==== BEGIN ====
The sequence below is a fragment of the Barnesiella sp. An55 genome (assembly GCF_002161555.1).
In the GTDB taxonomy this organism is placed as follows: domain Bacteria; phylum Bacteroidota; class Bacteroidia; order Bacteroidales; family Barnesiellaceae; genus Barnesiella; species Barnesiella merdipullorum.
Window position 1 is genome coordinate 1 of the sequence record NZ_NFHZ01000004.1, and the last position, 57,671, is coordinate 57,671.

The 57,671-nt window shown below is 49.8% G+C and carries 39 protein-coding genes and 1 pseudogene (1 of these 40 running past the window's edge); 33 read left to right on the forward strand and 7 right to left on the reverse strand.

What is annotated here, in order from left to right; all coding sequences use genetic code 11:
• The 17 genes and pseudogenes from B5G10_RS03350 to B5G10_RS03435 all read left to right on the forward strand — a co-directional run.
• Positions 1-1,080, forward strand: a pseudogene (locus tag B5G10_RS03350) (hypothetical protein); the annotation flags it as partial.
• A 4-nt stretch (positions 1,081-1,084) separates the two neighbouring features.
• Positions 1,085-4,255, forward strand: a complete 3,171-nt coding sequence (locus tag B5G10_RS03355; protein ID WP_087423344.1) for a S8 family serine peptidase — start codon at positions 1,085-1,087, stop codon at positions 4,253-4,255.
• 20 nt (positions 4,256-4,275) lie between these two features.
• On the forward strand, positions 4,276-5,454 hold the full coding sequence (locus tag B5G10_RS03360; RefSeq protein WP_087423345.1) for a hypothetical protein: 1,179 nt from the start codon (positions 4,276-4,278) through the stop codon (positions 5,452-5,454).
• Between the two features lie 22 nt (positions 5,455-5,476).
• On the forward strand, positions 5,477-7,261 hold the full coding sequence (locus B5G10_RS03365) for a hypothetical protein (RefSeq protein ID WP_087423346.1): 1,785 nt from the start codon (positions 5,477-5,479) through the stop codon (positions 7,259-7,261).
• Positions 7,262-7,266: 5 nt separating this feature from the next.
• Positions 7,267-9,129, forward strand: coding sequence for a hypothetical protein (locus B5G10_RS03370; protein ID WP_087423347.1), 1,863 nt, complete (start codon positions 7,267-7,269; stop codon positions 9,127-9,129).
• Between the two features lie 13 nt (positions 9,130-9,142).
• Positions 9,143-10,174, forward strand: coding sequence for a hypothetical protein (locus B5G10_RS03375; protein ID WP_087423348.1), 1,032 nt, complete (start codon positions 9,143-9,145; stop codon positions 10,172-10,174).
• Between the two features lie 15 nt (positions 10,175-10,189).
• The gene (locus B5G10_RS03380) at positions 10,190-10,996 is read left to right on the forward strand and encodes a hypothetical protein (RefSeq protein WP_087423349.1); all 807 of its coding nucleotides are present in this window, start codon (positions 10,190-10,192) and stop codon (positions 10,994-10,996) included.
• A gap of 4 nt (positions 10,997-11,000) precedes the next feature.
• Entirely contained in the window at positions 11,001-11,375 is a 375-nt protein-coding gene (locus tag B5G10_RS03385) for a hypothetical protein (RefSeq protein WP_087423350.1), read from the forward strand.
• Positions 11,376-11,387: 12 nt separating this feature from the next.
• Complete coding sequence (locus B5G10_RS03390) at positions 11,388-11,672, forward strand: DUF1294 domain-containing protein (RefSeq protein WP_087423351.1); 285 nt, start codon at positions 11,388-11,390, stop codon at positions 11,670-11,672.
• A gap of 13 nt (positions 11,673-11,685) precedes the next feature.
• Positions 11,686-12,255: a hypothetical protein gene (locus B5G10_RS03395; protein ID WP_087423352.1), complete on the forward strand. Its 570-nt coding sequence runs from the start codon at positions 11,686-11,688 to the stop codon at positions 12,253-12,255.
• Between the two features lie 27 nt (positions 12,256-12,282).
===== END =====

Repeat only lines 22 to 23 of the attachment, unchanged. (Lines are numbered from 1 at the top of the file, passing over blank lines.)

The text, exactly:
• Positions 11,376-11,387: 12 nt separating this feature from the next.
• Complete coding sequence (locus B5G10_RS03390) at positions 11,388-11,672, forward strand: DUF1294 domain-containing protein (RefSeq protein WP_087423351.1); 285 nt, start codon at positions 11,388-11,390, stop codon at positions 11,670-11,672.